Philosophical And Ideological Perspectives In Education Essay examples

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Philosophical And Ideological Perspectives In Education Introduction The Second Edition of Philosophical and Ideological Perspectives in Education continue to examine the major schools of philosophy of education through the systems approach. It also considers the relationship of education to major ideologies such as Liberalism, Conservativism, and Marxism. It analyzes the impact of philosophy and ideology on educational theory and practice by examining such theories as Essentialism, Perennialism, Progressivism, and Social Reconstructionism. Although concentrating on the philosophy of education, it introduces educational ideas. First, it examines the major philosophical systems and ideologies that have shaped educational thought and…show more content…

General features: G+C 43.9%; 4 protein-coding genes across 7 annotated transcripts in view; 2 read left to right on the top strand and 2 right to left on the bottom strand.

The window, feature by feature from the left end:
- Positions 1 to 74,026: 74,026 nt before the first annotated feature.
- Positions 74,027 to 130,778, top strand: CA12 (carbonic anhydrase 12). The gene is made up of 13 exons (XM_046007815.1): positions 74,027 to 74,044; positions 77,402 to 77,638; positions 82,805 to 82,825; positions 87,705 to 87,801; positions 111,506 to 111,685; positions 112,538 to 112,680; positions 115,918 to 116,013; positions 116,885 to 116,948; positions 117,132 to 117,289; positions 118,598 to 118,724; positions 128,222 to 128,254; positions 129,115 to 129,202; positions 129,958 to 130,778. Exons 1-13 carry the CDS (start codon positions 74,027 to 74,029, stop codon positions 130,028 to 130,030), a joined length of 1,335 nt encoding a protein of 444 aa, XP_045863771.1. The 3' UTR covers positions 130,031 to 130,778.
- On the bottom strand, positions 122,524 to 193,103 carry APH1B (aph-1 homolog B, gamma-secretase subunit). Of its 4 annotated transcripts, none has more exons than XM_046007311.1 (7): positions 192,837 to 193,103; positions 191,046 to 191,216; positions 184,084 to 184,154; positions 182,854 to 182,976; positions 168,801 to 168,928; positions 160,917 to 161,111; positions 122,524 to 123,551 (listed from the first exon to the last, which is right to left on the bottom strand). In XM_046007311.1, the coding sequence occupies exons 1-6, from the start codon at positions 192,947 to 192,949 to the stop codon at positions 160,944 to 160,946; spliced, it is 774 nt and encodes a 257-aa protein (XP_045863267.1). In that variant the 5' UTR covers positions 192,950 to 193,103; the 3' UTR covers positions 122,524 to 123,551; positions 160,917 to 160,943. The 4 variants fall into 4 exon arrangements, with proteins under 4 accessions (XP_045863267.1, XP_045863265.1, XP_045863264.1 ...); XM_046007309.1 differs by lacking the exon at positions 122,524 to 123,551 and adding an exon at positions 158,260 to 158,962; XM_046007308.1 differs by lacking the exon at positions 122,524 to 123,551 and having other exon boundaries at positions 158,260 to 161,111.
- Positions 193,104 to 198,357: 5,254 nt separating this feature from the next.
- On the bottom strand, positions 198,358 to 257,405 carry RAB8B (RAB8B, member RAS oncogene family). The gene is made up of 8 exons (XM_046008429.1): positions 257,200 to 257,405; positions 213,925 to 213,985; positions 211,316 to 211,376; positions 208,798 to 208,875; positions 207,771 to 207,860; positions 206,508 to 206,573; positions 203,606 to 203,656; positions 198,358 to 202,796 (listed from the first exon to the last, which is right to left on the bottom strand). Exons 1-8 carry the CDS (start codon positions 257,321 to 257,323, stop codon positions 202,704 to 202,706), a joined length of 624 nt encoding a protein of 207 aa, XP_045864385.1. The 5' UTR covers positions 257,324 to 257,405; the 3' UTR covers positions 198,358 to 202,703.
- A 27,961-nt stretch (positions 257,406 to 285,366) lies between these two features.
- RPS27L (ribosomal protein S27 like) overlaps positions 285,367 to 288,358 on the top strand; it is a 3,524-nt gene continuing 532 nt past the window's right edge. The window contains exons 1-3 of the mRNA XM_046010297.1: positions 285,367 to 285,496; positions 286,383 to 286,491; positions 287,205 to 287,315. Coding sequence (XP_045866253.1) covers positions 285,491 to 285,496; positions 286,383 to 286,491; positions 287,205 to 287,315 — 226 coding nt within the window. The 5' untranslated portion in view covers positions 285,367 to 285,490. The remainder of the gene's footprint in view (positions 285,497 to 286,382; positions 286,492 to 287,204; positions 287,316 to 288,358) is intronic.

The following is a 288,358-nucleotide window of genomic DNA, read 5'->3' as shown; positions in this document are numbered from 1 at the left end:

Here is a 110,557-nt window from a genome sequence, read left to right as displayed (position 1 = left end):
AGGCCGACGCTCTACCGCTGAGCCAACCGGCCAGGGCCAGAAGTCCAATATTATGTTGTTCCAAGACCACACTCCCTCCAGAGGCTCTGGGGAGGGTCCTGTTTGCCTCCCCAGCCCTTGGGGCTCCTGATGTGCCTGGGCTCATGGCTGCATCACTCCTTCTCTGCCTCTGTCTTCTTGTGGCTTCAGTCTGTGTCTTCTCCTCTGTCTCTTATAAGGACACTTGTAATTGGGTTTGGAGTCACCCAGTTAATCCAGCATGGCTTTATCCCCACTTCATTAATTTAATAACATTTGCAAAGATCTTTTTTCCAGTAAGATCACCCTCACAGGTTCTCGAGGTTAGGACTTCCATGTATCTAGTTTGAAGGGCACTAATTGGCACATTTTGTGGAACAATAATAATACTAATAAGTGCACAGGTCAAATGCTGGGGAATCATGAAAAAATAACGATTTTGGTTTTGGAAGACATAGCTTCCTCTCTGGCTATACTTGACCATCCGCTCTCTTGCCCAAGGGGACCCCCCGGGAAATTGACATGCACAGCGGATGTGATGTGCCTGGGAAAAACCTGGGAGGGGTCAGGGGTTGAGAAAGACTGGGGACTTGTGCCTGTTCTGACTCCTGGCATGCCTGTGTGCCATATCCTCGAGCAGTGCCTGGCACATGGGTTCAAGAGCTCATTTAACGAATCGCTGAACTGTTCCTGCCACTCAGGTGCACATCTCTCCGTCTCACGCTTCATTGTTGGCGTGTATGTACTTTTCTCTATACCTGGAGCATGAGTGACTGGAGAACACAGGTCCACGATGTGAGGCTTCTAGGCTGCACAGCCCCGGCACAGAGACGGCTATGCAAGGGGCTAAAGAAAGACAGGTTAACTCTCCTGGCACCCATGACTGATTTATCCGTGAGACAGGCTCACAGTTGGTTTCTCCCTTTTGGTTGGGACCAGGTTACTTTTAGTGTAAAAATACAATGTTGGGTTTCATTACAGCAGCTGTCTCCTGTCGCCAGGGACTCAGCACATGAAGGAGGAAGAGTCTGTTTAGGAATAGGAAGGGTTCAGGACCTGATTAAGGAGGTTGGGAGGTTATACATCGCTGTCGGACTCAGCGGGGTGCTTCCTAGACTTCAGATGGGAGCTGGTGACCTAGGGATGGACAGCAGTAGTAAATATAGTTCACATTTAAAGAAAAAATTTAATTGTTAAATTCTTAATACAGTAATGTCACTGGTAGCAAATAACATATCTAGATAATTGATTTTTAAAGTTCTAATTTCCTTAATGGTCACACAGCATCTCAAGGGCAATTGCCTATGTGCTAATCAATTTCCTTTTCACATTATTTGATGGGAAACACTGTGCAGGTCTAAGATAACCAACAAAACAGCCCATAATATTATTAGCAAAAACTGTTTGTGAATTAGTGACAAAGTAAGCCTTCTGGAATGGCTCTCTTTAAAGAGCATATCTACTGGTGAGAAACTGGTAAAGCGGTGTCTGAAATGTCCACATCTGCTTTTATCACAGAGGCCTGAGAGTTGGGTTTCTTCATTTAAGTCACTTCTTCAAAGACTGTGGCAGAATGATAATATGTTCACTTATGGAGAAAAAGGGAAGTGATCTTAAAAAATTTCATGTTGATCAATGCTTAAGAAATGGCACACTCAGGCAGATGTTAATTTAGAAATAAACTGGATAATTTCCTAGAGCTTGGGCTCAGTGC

In addition to the historical overviews, the philosophical roots of each of the ideologies are explored. In both of the overviews of philosophy and ideology, particular attention is given to the educational implications of each of these perspectives. Finally, the book concludes with descriptions of specific theories of education, including essentialism, perennialism, progressivism, social reconstruction, and critical theory. Again, these theories are traced back to their philosophical and ideological roots. In addition, current manifestations of each of the educational theories are offered. The book is especially valuable for scholars of education. It is also useful for anyone who wants a concise overview and comparison of different approaches to philosophy and political ideology. (http://www.world literature.com/Philosophical_and_Ideological_Perspectives_on_Education_2nd_Edition_020526106X.html) The Rise of Naturalism Naturalism has infected higher education. Horace Mann was called the "father of the American public school" and John Dewey the "father of American progressive education. Dewey was an evolutionary pantheistic humanist, (Morris 1983 p. 223) and helped steer education away from God as naturalism spread downward into public schools. Asa Gray, a Harvard professor of botany, encouraged Darwin in a series of letters during its writing (Taylor p.131). In 1860, he became Darwin's promoter, ambassador and apostle in the

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